Satellite Sends Test Signals in Q and W Band for the First Time
IEBS showcases its analytical viewpoint on transformative technology in the industry news, which aligns with its future growth initiatives. It entails a holistic impact across the organization, its end-users, and peer industry participants. Furthermore, it will also represent the shifting trends across the industry ecosystem.
In June, the W-Cube nanosatellite started its journey on-board a Falcon 9 rocket from Cape Canaveral to polar orbit. Almost a month later, it was placed in its orbit at 500 kilometers and has successfully transmitted signals to Earth in the Q and W band since August. It gathers essential data for the development of new frequency ranges for future satellite communication systems.
The development of the W-Cube took place during the joint project “ARTES.” Fraunhofer Institute for Applied Solid State Physics IAF designed the transmitter and extremely low-noise receiver modules, its core components.
Accurate and informative measurements of channel transmission between orbit and Earth require highly sensitive and low-noise electronic circuits. Based on its ample expertise in this research area, Fraunhofer IAF has developed RF front ends for both the satellite and ground station as part of the project. The RF components consist of frequency multipliers, driver, and power amplifiers for the Q and W band. To link new, powerful satellites to the Internet in the future, the project Advanced Technology CubeSat-based W-band channel measurements, also known as ARTES, in short, is testing unutilized frequencies in the Q(37.5GHz) and W(75GHz) band. This project is the world’s first low Earth orbit (LEO) mission in this frequency range.
Volume requirements for data transmissions are progressively on the rise. New data expressways for digital consumption are being researched worldwide because the standard frequencies are already in short supply today. The nanosatellite launch now marks the beginning of a two-year measurement campaign in which test signals are consistently received and processed on the ground.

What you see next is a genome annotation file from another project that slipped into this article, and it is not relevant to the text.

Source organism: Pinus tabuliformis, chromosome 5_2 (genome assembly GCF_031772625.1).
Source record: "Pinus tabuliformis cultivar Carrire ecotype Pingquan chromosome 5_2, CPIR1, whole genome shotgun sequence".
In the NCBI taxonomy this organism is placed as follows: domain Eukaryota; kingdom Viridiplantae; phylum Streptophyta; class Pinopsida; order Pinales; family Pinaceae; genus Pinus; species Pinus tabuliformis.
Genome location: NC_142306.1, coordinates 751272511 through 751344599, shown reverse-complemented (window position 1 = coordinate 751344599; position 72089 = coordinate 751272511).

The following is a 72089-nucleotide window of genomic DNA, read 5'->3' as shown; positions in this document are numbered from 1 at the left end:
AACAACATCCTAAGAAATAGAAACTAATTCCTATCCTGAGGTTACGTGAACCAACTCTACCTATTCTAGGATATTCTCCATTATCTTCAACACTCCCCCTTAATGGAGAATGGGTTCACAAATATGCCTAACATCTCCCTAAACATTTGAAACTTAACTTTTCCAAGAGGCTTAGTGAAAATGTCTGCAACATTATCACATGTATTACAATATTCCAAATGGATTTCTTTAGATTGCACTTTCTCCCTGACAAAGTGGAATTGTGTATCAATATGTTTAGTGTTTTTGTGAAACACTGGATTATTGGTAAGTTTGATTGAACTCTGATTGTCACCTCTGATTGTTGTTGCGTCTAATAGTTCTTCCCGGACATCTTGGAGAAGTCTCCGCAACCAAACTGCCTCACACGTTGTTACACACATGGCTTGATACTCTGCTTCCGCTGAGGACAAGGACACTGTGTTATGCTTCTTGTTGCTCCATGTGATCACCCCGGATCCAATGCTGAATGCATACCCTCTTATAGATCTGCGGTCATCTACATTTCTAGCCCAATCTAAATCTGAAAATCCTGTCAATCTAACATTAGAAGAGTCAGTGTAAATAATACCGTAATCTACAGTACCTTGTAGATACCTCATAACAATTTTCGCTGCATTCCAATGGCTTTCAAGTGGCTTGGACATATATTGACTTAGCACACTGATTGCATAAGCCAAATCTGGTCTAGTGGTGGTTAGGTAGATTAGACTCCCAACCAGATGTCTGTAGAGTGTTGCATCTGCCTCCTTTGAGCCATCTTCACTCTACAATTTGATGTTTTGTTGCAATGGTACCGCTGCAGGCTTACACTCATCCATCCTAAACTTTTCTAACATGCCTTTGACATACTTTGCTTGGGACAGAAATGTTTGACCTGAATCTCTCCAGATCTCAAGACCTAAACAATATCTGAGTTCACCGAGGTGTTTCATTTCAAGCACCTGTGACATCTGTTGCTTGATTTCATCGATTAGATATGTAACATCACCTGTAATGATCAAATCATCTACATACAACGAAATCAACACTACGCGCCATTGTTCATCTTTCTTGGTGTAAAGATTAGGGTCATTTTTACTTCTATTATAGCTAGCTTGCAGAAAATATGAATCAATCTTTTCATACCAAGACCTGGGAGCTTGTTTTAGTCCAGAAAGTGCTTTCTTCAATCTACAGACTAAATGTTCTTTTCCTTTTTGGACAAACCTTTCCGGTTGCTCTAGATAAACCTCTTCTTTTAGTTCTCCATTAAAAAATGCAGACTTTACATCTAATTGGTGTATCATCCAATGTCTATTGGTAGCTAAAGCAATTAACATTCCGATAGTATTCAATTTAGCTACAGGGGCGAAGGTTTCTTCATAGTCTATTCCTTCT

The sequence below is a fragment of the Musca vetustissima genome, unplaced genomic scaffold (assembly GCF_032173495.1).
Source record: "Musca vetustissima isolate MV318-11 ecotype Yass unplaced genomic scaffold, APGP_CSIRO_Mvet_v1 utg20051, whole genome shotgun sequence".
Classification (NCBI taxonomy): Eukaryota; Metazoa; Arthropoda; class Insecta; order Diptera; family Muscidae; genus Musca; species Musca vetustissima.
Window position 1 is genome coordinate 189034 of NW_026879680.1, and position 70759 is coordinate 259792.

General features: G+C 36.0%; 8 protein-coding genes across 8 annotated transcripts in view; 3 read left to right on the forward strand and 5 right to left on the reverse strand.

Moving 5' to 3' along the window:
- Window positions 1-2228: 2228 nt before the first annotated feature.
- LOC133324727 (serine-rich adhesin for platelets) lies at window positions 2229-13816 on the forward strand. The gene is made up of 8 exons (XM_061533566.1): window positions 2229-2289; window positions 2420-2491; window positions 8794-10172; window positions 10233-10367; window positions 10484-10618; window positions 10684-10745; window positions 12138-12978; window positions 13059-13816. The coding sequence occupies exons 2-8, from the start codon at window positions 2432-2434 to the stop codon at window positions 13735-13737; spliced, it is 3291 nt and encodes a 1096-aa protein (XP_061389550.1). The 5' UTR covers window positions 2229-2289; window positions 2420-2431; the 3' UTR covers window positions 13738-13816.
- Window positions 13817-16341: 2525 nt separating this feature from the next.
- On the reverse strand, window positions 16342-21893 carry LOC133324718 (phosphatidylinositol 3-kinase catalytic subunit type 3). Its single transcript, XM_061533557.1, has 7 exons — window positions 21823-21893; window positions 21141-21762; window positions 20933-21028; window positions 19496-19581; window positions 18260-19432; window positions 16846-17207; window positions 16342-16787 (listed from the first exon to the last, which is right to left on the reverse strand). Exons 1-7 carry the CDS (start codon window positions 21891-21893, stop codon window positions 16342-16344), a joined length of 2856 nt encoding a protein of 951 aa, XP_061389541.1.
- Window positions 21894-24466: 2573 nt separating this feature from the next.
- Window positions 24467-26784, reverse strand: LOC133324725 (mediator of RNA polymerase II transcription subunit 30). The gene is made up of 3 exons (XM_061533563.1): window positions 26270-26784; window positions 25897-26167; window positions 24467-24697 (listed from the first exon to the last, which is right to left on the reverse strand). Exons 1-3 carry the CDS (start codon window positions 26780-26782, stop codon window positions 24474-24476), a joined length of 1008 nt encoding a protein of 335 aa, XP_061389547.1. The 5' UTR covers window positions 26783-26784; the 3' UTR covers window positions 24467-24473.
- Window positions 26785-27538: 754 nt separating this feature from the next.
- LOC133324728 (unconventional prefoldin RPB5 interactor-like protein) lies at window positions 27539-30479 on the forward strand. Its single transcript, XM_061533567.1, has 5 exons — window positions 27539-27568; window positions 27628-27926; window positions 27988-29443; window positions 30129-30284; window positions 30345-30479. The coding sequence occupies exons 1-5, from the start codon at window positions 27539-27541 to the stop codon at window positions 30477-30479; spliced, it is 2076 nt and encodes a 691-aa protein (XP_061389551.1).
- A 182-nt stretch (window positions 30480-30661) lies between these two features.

Budding Growth Opportunities for End-Users
To use new frequency bands for satellite transmission in the future, measurement campaigns are needed to characterize the specific atmospheric channel propagations.
Potential Advancements for Peer Markets
This initiative will provide various opportunities in this segment and help to drive business transformation.
Shifting Industry Trends
Not every frequency range is useful for all transmissions. That’s why we must take a close look at the effects of weather on frequencies. This satellite is different from future functional satellites that will use the W band in geostationary orbit (GEO). The proximity to Earth allows conclusive time advantages in measurements, and weather conditions hardly change. A statistical model which will enable the planning and designing of future satellite links in this frequency range will be developed based on the measurement data.